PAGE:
Post Reply All About Adjectives
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Part1: I-Adjectives and Na-Adjectives

There are two types of adjectives in Japanese: i-adjectives and na-adjectives. I-adjectives all end in "~ i," though they never end in "~ ei" (e.g. "kirei" is not an i-adjective.)

Japanese adjectives differ from their English counterparts. Although Japanese adjectives have functions to modify nouns like English adjectives, they also function as verbs when used as predicates. For example, "takai(高い)" in the sentence "takai kuruma (高い車)" means, "expensive". "Takai(高い)" of "kono kuruma wa takai (この車は高い)" means not just "expensive" but "is expensive". When i-adjectives are used as predicates, they may be followed by "~ desu(~です)" to indicate a formal style. "Takai desu (高いです)" also means, "is expensive" but it is more formal than "takai (高い)".

Here are lists of common i-adjectives and na-adjectives.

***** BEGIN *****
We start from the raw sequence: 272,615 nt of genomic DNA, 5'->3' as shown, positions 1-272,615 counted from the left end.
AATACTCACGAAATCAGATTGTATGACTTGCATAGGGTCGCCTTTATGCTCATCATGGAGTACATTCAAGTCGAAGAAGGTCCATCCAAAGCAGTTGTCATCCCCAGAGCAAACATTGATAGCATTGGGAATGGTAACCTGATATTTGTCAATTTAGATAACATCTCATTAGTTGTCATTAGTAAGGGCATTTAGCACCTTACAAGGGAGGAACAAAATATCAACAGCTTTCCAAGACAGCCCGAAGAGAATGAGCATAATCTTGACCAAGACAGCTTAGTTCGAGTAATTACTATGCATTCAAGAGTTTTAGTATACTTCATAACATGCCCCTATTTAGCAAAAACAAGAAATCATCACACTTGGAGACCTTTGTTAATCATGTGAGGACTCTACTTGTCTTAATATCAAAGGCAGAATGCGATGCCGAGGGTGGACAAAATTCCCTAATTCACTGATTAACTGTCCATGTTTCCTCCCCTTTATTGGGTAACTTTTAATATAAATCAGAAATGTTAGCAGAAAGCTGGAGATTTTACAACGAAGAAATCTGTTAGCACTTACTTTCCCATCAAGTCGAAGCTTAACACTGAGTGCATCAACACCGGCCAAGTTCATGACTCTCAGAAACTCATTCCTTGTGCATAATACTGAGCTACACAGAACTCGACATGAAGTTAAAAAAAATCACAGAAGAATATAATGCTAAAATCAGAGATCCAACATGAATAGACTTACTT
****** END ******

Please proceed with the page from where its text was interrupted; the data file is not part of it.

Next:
Common I-Adjectives



Common Na-Adjectives

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Part 2: The Use of Adjectives

Modifying Nouns

When used as modifiers of nouns, both i-adjectives and na-adjectives take the basic form, and precede nouns just like in English.



I-Adjectives as Predicates

As mentioned on the previous page, adjectives can function like verbs. Therefore, they conjugate just like verbs (but probably much more simply).



Here is how the adjective "takai (expensive)" is conjugated.



There is only one exception to the rule of i-adjectives, which is "ii (good)". "Ii" derives from "yoi," and its conjugation is mostly based on "yoi".



Na-Adjectives as Predicates

They are called na-adjectives because "~ na" marks this group of adjectives when directly modifying noun (e.g. yuumeina gaka). Unlike i-adjectives, na-adjectives cannot be used as predicates themselves. When a na-adjective is used as a predicate, the final "na" is deleted and followed by either "~ da" or "~ desu (in formal speech)". As with nouns, "~ da" or "~ desu" changes its form to express the past tense, the negative, and the affirmative.

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Posted 9/5/08
dis is so helpful! arigatou gozaimasu minna san!!!!!!!!!!!
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Posted 9/23/09
is there something like degrees of comparison?
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